I took most of last week pretty easy, recovering from Redlands and was still feeling pretty bad by Friday. As my teammate Jake explained to me, only one thing can crack the dead leg shell that your body produces when it goes into hibernation mode like this: hard efforts. This weekend was full of them. I had a time trial followed by a team time trial on Saturday, then a road race down in Colorado Springs on Sunday.
I rode from home to the time trial and did an extra long warm up, knowing that my legs would need it. I spent almost too much time warming up and only got to the start line a few minutes before my start time. Cortisol was jacked. I busted out an 11th place, which was only 10 seconds slower than my teammate Scott, who wound up 5th. I think/hope I’m slowly improving. On another note, Colorado might be the only state where neither Chada Haga nor Tom Zirbel would for sure win a local afternoon time trial. Tom Peterman of Sonic Boom crushed it.
After lounging around for about an hour with Scott and the the Rio Grande masters team in the parking lot, I re-warmed up for the team time trial with Jake, Scott and Colt. The wind had picked up significantly at this point, coming strong out of the west. As we got under way I felt like we were off to a slow start, so I upped the pace a couple times on the front, doing a bit too much surging. This wasn’t good because it caused Jake to blow up about two-thirds into the race and it was down to just the three of us after that, working in the crosswind and trying not to get blown into traffic. We finished 4th, out of the money but it was a lot of fun.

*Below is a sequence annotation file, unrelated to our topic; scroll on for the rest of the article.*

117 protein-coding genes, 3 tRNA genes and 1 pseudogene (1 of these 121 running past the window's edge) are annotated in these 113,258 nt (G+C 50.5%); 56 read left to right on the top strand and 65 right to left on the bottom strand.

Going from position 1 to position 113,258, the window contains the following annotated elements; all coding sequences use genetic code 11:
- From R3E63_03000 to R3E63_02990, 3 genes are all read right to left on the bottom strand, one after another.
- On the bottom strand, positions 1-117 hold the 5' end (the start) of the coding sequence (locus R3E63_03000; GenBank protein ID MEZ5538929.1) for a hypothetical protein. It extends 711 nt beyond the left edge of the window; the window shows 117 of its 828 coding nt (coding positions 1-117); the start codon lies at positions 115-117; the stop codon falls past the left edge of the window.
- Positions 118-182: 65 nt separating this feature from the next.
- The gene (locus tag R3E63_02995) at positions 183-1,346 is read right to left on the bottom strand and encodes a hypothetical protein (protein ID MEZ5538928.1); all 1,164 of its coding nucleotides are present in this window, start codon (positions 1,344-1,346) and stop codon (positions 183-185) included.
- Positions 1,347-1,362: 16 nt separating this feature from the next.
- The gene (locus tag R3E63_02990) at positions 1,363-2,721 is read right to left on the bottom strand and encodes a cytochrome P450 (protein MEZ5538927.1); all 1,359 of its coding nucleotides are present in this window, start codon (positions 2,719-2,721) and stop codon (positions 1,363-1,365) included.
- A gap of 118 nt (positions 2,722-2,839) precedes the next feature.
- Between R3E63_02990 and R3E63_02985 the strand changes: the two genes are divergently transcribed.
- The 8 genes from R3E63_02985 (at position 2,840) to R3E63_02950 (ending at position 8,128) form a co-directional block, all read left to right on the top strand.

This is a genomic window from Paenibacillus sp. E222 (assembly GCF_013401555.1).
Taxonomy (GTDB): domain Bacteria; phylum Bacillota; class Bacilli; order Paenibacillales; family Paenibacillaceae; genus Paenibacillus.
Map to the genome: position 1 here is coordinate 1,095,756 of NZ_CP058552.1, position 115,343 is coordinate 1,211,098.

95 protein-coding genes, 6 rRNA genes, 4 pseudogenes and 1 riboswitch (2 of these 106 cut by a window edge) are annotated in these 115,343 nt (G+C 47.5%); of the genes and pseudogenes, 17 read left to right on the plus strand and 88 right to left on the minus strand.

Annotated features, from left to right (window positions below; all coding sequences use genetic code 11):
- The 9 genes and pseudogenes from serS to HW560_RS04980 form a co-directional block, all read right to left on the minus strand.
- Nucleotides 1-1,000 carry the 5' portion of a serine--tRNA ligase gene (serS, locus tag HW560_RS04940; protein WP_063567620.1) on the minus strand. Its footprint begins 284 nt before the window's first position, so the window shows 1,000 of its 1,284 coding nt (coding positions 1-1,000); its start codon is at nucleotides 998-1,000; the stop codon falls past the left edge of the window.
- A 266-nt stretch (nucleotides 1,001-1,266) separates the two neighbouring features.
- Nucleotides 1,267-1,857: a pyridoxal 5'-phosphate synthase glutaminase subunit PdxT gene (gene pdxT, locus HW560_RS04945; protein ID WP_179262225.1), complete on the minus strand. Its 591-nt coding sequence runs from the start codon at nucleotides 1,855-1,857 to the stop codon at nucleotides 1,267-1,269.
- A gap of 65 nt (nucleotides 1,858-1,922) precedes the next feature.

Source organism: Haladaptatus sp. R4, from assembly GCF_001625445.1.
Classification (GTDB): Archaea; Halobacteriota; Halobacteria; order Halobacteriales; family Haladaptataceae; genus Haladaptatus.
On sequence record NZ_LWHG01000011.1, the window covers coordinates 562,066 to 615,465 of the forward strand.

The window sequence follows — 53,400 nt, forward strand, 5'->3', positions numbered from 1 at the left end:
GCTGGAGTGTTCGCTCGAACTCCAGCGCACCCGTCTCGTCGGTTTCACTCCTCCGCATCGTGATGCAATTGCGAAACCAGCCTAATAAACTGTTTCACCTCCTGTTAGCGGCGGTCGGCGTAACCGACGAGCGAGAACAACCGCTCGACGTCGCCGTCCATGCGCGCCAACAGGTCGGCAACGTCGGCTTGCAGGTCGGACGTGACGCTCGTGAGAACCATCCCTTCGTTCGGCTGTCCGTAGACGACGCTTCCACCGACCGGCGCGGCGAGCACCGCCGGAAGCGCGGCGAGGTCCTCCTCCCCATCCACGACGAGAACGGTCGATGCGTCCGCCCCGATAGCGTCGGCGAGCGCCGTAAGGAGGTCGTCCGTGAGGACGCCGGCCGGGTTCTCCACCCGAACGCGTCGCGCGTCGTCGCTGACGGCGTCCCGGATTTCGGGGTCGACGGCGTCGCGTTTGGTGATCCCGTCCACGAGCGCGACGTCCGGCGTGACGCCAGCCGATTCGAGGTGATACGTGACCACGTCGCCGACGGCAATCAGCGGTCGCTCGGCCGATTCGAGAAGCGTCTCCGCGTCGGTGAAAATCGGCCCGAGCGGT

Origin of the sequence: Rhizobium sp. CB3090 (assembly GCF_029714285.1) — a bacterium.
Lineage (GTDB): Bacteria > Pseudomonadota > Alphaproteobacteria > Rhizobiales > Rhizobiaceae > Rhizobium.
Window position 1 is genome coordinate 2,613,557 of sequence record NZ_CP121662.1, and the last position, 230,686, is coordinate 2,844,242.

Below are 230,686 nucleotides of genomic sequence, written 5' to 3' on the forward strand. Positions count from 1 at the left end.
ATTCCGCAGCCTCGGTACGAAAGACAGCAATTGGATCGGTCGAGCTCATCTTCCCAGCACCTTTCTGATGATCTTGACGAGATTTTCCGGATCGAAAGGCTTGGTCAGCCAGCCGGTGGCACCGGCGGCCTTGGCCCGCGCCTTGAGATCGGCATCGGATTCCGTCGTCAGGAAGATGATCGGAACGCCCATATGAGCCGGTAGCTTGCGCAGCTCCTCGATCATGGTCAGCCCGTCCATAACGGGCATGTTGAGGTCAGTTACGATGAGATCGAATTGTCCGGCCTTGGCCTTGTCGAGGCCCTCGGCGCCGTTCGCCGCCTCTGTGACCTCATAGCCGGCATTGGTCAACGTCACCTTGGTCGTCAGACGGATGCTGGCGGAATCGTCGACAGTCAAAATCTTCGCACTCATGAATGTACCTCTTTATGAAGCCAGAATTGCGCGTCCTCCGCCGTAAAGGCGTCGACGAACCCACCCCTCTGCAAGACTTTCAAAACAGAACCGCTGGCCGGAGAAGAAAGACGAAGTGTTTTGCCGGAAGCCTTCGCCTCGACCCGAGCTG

Front to back: Scott, Colt, me, and Jake.
With four and a half hours of riding in my legs, and the wind increasing, Adelaide and I cancelled our plans to drive down to Colorado Springs that night and camp out for my road race and her 18-mile group run. It was a damn shame because she’d bought all the necessary camping food: hot dogs and hot chocolate. We ate them at home instead.
The drive down to the US Air Force Academy road race took place way too early in the morning, especially since Taco Bell was closed and I’d wanted to have a post-race burrito ready to go. The course was up on the side of the mountains on the Air Force Academy base, a school Adelaide had attended a while back. So she gave me a quick tour as we took a lap of the race in the car. She dropped me off to meet with her group run, which was previewing the course of a 50K race Adelaide is doing at the end of the month. I wandered around looking for the parking lot and my teammates.
I wasted little time getting things rolling in the race. Held on an always undulating, blustery course at over 7,000 ft altitude with an equal amount of elevation gain, I figured a breakaway would win. And being possibly overly confident, I decided that I’d be able to go with EVERY breakaway attempt, even if I started going from the gun. It was only a 70 mile race anyways, and according to Nick it’s impossible to get tired in a race that short. True fact not.